I was struck by a particular sequence in the movie the first time I saw it (on the TV, I’m have to confess) two or three years ago. WolfmanOz’s commentaries on movies brought that sequence to mind again. If you haven’t seen Parasite, it is probably best not to read this post, which is certainly a spoiler. I apologise for the quality of the video clips, which come from screen captures.
I know nothing of pre-Christian Korean religious practice or folk lore, but a cursory search yielded a whole Pantheon, represented, for example, like so.
It’s easy enough to see which ones are dangerous, and the convention that is used. It may be that all of the elements of Parasite can be accounted for in terms of Korean mythology. Nonetheless, major elements of the movie strike me as being specifically Christian.
The two main families of the story are the Kims – father Ki Taek, mother Chung Sook, daughter Ki Jung and son Ki Woo – and the Parks – father Dong Ik, mother Yeon Kyo, daughter Da Hye, and young son Da Song. The Kims are scroungers living in the lower reaches of the city in a sub-basement with windows at street level. The Parks are wealthy, living on the heights in a house designed by a famous architect. A successful contemporary of the Kim children is going overseas, and recommends the son to take over his tutoring of the Park’s daughter. This friend brings to Ki Woo from his grandfather a scholar’s stone, for no obvious reason. It’s a grace. Scholar’s stones, or landscape stones, are microcosms of mountainous landscapes; a kind of bonsai mountain.
Daughter Ki Jung’s talent for fraud begins to shine through as she expertly forges qualifications for Ki Woo, who, unlike his contemporary, is not attending university. Ki Jung is subsequently represented by Ki Woo as an art therapist for the Park’s son, Da Song. She immediately exerts iron control over both the son and the mother, showing an enviable ability to bend others to her will. This young woman is CEO, or at least, Vice-President (Human Resources), material. Mrs Park, obsessed with all things American, calls Ki Woo Kevin, and Ki Jung, Jessica.
By similarly polished deceit and manipulation, the Parks’ driver is replaced by Kim the Elder. The housekeeper, Moon Gwong, was inherited by the Parks from the original owner, the architect himself, so she is a tough proposition. In elaborate choreographed interactions, the Kims manoeuvre Mrs Park into dismissing her without notice. She is then replaced, of course, by Mrs Kim.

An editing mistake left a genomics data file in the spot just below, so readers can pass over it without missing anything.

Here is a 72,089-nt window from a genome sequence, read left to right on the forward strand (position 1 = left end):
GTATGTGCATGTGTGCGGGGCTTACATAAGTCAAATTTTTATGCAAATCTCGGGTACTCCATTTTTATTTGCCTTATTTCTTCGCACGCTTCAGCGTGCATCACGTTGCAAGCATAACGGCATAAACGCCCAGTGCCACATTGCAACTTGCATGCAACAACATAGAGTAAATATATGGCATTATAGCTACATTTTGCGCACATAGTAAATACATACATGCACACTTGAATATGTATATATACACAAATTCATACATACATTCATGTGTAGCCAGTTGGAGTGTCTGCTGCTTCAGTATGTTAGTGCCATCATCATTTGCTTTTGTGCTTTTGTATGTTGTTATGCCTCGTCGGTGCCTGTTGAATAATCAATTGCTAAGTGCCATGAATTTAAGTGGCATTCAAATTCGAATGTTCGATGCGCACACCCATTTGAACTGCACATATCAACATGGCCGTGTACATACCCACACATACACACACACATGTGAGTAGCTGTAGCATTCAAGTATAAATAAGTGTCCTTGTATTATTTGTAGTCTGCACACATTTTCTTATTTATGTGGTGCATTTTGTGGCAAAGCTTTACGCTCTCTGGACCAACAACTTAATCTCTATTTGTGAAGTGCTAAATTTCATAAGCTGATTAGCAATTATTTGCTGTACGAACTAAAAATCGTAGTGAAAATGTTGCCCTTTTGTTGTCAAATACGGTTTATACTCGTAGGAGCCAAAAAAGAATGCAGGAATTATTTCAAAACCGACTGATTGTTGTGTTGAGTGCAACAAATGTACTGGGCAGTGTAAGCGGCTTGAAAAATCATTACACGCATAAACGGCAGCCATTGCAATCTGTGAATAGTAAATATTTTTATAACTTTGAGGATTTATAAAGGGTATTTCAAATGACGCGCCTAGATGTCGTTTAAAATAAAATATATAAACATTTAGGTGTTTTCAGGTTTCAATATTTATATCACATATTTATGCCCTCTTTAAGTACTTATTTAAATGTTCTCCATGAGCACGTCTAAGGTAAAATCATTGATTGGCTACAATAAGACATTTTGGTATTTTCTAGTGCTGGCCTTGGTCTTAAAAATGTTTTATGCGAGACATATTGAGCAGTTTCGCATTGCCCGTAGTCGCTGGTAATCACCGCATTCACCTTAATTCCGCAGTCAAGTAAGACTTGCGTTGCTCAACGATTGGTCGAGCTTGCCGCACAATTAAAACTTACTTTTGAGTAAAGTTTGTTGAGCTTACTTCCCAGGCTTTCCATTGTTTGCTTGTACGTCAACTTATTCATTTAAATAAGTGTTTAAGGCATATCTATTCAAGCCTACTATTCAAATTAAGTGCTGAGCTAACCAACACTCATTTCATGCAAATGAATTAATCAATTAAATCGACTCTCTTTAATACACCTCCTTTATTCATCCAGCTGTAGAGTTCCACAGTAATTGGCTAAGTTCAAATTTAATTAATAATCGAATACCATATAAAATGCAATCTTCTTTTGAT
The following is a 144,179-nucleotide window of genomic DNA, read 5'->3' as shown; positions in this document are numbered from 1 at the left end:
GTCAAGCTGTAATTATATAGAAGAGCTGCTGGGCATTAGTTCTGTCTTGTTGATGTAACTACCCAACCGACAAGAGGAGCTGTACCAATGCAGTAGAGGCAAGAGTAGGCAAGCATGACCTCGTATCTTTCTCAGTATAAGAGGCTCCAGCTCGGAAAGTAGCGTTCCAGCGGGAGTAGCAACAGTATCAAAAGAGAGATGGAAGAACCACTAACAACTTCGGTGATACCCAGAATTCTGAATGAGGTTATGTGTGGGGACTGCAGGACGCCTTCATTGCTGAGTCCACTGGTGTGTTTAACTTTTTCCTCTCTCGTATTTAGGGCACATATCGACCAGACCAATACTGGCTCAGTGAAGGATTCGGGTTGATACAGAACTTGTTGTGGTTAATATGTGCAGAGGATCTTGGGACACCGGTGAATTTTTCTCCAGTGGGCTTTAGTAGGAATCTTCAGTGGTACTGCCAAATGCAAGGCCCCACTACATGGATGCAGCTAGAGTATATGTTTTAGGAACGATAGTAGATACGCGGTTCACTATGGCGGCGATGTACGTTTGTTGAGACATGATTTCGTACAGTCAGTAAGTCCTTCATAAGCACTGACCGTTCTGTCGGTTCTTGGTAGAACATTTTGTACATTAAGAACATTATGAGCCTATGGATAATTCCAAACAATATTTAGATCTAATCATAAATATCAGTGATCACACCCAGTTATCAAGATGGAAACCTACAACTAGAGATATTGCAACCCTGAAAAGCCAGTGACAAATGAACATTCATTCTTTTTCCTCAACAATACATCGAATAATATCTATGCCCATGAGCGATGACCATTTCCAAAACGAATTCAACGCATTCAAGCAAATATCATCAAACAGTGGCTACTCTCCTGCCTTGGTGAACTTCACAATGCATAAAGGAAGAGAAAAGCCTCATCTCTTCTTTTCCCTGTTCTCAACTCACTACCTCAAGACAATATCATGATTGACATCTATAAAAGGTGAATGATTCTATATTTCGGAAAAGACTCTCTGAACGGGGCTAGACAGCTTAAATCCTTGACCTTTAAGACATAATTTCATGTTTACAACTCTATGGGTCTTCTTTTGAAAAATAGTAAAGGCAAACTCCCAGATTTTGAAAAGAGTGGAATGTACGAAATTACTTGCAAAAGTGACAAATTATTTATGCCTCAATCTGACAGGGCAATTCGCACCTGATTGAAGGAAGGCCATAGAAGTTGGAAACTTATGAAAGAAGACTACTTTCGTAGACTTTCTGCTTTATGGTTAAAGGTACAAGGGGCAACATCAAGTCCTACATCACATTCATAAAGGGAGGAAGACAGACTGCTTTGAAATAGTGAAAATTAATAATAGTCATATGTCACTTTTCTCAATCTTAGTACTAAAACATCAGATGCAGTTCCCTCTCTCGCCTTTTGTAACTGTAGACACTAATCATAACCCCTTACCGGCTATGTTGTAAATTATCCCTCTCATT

The whole family is now employed by the Parks, who then leave for a camping holiday to mark son Da Song’s birthday. The Kims are sprawled over the living room furniture enjoying the Park’s food and booze, as the rain begins to come down more and more heavily. Then Moon Gwong rings the doorbell and begs to be let in for something she has forgotten. Beneath the basement, hidden behind shelves and a blast door, is a deeper basement bomb shelter, and living down there is Moon Gwong’s husband, Geun Se, who has been emerging at night to get food ever since the Parks moved in.
The couple discover the family relationship of the Kims, and after some slapstick, they are restrained by the Kims in the shelter, when Mrs Park calls to announce they will be home in a few minutes. Only Chung Sook is supposed to be in the house. More slapstick. At this point, as father, son and daughter scatter into hiding, Mrs Kim serves dinner to Mrs Park, and Bong Joon Ho begins to reveal his purpose.
The three are trapped until the Park parents fall asleep on the sofa, when they escape from the house and into this startling sequence.
The colour keys in this are critical. As the descent begins, the dominant colour is green, most noticeable in the place where it changes – the road tunnel. As the Kims descend we see the green stripes on the walls and green characters on the footpath lights. The first bright burst of red is from the taillights of a car turning at the end of the tunnel as they shuffle towards it. From that point, the colour key is red. It seemed to me on first viewing, and does still, that this sequence is a descent into the Inferno; paradoxically, in the context of a flood, yet nonetheless obviously. Notice the son’s momentary reluctance to be swept down by the flood.